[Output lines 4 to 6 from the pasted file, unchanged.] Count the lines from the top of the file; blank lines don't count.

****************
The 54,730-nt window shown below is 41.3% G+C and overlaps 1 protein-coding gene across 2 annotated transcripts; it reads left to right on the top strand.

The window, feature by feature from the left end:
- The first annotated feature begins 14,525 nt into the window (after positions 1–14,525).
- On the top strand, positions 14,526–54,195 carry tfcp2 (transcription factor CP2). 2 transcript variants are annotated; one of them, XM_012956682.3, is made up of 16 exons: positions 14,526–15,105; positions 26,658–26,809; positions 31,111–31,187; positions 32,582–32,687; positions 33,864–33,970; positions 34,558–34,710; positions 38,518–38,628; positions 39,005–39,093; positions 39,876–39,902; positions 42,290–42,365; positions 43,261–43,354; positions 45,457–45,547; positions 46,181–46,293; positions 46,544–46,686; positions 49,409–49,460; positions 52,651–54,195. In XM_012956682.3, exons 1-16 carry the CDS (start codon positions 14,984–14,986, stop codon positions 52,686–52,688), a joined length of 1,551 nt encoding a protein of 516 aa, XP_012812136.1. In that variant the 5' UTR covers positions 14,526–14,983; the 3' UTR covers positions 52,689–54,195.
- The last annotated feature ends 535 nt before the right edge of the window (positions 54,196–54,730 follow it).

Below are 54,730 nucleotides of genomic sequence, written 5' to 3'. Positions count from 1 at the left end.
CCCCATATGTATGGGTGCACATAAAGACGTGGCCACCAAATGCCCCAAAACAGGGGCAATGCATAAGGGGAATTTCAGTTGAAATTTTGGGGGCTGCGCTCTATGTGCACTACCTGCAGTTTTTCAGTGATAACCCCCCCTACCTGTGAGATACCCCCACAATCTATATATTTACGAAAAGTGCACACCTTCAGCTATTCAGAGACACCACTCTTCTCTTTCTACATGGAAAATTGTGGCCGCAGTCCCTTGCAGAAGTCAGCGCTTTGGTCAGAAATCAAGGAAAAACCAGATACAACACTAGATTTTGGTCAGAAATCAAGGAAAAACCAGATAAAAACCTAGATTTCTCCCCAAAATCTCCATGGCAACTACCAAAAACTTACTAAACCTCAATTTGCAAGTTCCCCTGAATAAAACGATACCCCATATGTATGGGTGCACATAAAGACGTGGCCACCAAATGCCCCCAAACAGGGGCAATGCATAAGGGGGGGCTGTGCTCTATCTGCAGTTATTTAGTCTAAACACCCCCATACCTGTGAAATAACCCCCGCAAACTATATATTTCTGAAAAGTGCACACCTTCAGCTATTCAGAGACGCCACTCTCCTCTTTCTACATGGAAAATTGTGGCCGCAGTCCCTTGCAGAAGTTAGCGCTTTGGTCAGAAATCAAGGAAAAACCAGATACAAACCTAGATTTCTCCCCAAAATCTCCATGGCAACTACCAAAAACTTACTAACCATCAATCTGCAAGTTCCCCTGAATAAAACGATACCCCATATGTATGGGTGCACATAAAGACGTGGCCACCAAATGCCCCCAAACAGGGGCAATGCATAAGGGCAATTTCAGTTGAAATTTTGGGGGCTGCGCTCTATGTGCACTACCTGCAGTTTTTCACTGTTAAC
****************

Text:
- On the top strand, positions 14,526–54,195 carry tfcp2 (transcription factor CP2). 2 transcript variants are annotated; one of them, XM_012956682.3, is made up of 16 exons: positions 14,526–15,105; positions 26,658–26,809; positions 31,111–31,187; positions 32,582–32,687; positions 33,864–33,970; positions 34,558–34,710; positions 38,518–38,628; positions 39,005–39,093; positions 39,876–39,902; positions 42,290–42,365; positions 43,261–43,354; positions 45,457–45,547; positions 46,181–46,293; positions 46,544–46,686; positions 49,409–49,460; positions 52,651–54,195. In XM_012956682.3, exons 1-16 carry the CDS (start codon positions 14,984–14,986, stop codon positions 52,686–52,688), a joined length of 1,551 nt encoding a protein of 516 aa, XP_012812136.1. In that variant the 5' UTR covers positions 14,526–14,983; the 3' UTR covers positions 52,689–54,195.
- The last annotated feature ends 535 nt before the right edge of the window (positions 54,196–54,730 follow it).

Below are 54,730 nucleotides of genomic sequence, written 5' to 3'. Positions count from 1 at the left end.